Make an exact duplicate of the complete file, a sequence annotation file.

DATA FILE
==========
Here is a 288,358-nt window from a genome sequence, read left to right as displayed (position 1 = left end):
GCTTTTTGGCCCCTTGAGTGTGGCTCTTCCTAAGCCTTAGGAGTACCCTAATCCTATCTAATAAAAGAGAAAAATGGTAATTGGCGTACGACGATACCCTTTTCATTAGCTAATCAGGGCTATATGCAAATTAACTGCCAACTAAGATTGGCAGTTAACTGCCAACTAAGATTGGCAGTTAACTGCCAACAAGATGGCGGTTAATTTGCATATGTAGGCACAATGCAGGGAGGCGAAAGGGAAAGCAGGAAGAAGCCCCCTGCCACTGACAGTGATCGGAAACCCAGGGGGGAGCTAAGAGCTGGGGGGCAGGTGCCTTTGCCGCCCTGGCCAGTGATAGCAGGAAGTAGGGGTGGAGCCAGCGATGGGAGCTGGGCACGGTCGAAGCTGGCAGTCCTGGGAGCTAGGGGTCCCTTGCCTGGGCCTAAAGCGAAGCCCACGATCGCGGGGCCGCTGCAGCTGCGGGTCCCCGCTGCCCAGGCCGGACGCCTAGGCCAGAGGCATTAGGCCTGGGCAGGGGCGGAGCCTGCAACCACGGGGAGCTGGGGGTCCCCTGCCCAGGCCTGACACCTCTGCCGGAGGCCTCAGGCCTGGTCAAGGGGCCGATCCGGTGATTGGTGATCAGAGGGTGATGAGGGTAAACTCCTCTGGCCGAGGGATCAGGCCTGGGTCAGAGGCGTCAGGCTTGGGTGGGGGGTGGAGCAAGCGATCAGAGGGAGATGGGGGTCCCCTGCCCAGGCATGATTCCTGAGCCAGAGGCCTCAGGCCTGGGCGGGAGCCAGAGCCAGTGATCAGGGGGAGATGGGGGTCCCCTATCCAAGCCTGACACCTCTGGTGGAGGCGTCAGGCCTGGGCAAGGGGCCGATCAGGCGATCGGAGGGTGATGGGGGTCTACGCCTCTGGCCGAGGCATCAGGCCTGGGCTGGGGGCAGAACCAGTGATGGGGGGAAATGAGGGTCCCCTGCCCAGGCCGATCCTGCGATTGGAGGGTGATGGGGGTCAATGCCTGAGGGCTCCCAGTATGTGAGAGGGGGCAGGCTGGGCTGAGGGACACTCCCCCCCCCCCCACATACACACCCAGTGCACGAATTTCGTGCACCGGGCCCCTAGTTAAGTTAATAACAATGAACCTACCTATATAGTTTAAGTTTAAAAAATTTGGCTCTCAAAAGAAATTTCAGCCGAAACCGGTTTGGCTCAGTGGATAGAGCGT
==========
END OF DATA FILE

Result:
Here is a 288,358-nt window from a genome sequence, read left to right as displayed (position 1 = left end):
GCTTTTTGGCCCCTTGAGTGTGGCTCTTCCTAAGCCTTAGGAGTACCCTAATCCTATCTAATAAAAGAGAAAAATGGTAATTGGCGTACGACGATACCCTTTTCATTAGCTAATCAGGGCTATATGCAAATTAACTGCCAACTAAGATTGGCAGTTAACTGCCAACTAAGATTGGCAGTTAACTGCCAACAAGATGGCGGTTAATTTGCATATGTAGGCACAATGCAGGGAGGCGAAAGGGAAAGCAGGAAGAAGCCCCCTGCCACTGACAGTGATCGGAAACCCAGGGGGGAGCTAAGAGCTGGGGGGCAGGTGCCTTTGCCGCCCTGGCCAGTGATAGCAGGAAGTAGGGGTGGAGCCAGCGATGGGAGCTGGGCACGGTCGAAGCTGGCAGTCCTGGGAGCTAGGGGTCCCTTGCCTGGGCCTAAAGCGAAGCCCACGATCGCGGGGCCGCTGCAGCTGCGGGTCCCCGCTGCCCAGGCCGGACGCCTAGGCCAGAGGCATTAGGCCTGGGCAGGGGCGGAGCCTGCAACCACGGGGAGCTGGGGGTCCCCTGCCCAGGCCTGACACCTCTGCCGGAGGCCTCAGGCCTGGTCAAGGGGCCGATCCGGTGATTGGTGATCAGAGGGTGATGAGGGTAAACTCCTCTGGCCGAGGGATCAGGCCTGGGTCAGAGGCGTCAGGCTTGGGTGGGGGGTGGAGCAAGCGATCAGAGGGAGATGGGGGTCCCCTGCCCAGGCATGATTCCTGAGCCAGAGGCCTCAGGCCTGGGCGGGAGCCAGAGCCAGTGATCAGGGGGAGATGGGGGTCCCCTATCCAAGCCTGACACCTCTGGTGGAGGCGTCAGGCCTGGGCAAGGGGCCGATCAGGCGATCGGAGGGTGATGGGGGTCTACGCCTCTGGCCGAGGCATCAGGCCTGGGCTGGGGGCAGAACCAGTGATGGGGGGAAATGAGGGTCCCCTGCCCAGGCCGATCCTGCGATTGGAGGGTGATGGGGGTCAATGCCTGAGGGCTCCCAGTATGTGAGAGGGGGCAGGCTGGGCTGAGGGACACTCCCCCCCCCCCCACATACACACCCAGTGCACGAATTTCGTGCACCGGGCCCCTAGTTAAGTTAATAACAATGAACCTACCTATATAGTTTAAGTTTAAAAAATTTGGCTCTCAAAAGAAATTTCAGCCGAAACCGGTTTGGCTCAGTGGATAGAGCGT